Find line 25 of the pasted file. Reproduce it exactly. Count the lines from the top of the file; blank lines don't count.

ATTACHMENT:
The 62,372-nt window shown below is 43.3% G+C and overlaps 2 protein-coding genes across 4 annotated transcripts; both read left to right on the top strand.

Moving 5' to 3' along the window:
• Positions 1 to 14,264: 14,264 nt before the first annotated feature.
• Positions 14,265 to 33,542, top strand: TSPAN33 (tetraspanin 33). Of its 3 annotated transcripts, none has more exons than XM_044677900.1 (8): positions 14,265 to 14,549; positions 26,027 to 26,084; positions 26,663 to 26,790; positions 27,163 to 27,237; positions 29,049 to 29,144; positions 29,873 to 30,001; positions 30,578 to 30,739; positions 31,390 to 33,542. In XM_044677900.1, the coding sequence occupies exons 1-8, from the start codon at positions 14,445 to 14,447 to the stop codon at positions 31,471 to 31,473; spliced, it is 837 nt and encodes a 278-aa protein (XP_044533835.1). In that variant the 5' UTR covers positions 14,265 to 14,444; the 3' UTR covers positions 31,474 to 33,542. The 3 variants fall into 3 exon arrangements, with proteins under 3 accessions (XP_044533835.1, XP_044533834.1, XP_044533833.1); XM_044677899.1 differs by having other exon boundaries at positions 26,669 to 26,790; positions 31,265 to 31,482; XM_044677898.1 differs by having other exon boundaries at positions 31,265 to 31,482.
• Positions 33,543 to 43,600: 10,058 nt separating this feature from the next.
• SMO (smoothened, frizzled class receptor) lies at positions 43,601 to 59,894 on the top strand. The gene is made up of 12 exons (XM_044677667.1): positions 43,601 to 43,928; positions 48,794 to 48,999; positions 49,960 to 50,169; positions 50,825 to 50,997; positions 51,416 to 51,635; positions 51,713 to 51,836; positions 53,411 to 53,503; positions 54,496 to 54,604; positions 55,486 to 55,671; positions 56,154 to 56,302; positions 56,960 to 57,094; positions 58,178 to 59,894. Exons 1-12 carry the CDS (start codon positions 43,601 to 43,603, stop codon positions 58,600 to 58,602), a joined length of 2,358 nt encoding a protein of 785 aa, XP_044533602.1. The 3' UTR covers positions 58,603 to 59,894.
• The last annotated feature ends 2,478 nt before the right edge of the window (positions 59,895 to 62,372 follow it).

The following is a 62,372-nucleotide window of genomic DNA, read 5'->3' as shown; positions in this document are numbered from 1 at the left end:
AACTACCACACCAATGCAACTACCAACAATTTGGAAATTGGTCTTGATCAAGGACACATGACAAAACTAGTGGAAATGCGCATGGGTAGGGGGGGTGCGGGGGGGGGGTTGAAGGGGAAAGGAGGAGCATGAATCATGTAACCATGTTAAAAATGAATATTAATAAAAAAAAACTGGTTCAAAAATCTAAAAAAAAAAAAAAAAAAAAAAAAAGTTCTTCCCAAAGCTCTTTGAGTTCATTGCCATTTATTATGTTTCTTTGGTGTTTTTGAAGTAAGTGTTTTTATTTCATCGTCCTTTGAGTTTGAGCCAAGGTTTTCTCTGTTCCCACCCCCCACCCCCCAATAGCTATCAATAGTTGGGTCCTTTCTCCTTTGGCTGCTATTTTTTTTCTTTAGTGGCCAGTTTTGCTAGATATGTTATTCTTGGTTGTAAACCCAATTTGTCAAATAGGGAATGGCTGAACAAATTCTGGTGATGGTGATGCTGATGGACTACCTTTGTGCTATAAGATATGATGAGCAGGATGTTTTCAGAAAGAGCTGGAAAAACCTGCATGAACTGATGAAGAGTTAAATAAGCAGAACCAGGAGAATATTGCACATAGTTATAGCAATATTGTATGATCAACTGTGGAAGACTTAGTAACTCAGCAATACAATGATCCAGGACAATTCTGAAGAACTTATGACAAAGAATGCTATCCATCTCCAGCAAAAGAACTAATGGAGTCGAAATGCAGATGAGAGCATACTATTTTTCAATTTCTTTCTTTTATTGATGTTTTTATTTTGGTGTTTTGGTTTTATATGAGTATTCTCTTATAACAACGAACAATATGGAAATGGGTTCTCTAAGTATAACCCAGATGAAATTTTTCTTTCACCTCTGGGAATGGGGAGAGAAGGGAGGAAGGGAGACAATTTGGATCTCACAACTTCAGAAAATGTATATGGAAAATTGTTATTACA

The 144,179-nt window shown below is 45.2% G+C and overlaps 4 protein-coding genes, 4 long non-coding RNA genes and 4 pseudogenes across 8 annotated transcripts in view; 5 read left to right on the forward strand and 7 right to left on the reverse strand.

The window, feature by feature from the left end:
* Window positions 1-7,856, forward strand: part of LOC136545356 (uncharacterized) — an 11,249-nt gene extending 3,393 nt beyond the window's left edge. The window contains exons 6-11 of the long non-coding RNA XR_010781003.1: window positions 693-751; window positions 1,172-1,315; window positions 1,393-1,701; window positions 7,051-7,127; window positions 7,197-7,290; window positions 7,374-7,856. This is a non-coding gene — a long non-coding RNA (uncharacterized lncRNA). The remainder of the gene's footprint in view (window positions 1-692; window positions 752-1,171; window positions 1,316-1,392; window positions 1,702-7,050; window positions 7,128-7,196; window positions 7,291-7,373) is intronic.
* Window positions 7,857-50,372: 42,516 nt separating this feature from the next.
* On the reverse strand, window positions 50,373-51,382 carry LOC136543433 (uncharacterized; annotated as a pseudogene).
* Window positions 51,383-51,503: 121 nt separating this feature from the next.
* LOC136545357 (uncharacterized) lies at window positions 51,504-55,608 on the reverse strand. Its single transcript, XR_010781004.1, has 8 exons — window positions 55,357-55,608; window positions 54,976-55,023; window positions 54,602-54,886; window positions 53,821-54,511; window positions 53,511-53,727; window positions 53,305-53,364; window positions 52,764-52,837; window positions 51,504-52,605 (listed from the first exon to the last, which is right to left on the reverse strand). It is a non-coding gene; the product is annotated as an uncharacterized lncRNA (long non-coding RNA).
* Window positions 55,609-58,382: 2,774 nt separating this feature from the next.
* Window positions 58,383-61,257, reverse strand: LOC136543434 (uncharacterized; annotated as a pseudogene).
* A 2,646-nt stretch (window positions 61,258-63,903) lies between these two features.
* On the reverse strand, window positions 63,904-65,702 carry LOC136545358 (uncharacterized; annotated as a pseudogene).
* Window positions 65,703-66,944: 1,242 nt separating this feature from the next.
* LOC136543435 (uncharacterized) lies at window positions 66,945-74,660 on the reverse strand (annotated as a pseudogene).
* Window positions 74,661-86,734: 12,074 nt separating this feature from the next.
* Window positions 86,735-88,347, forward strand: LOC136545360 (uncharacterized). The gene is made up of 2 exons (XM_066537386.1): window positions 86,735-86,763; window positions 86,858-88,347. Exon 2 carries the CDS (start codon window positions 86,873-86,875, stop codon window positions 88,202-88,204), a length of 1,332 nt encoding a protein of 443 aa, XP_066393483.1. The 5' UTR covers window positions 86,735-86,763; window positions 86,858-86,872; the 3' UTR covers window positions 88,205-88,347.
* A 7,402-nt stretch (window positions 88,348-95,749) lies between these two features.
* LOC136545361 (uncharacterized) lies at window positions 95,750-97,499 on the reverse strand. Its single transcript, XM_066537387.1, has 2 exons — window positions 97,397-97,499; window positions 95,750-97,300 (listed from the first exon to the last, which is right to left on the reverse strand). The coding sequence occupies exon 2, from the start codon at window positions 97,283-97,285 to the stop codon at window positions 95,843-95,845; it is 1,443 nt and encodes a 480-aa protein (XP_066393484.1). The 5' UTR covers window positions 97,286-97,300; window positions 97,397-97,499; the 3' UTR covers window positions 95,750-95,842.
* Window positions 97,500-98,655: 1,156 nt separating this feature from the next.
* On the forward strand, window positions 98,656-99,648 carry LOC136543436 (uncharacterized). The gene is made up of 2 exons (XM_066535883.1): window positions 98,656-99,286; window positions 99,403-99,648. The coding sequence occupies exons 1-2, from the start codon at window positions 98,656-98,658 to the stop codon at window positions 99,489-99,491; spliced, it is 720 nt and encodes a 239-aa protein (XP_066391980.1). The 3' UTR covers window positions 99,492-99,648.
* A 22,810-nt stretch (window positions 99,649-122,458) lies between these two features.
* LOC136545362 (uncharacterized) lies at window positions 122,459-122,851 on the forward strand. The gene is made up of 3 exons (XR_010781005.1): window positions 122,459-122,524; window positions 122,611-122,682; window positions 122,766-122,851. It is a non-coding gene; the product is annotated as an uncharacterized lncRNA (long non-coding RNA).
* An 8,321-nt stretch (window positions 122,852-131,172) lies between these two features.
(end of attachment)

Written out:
* A 7,402-nt stretch (window positions 88,348-95,749) lies between these two features.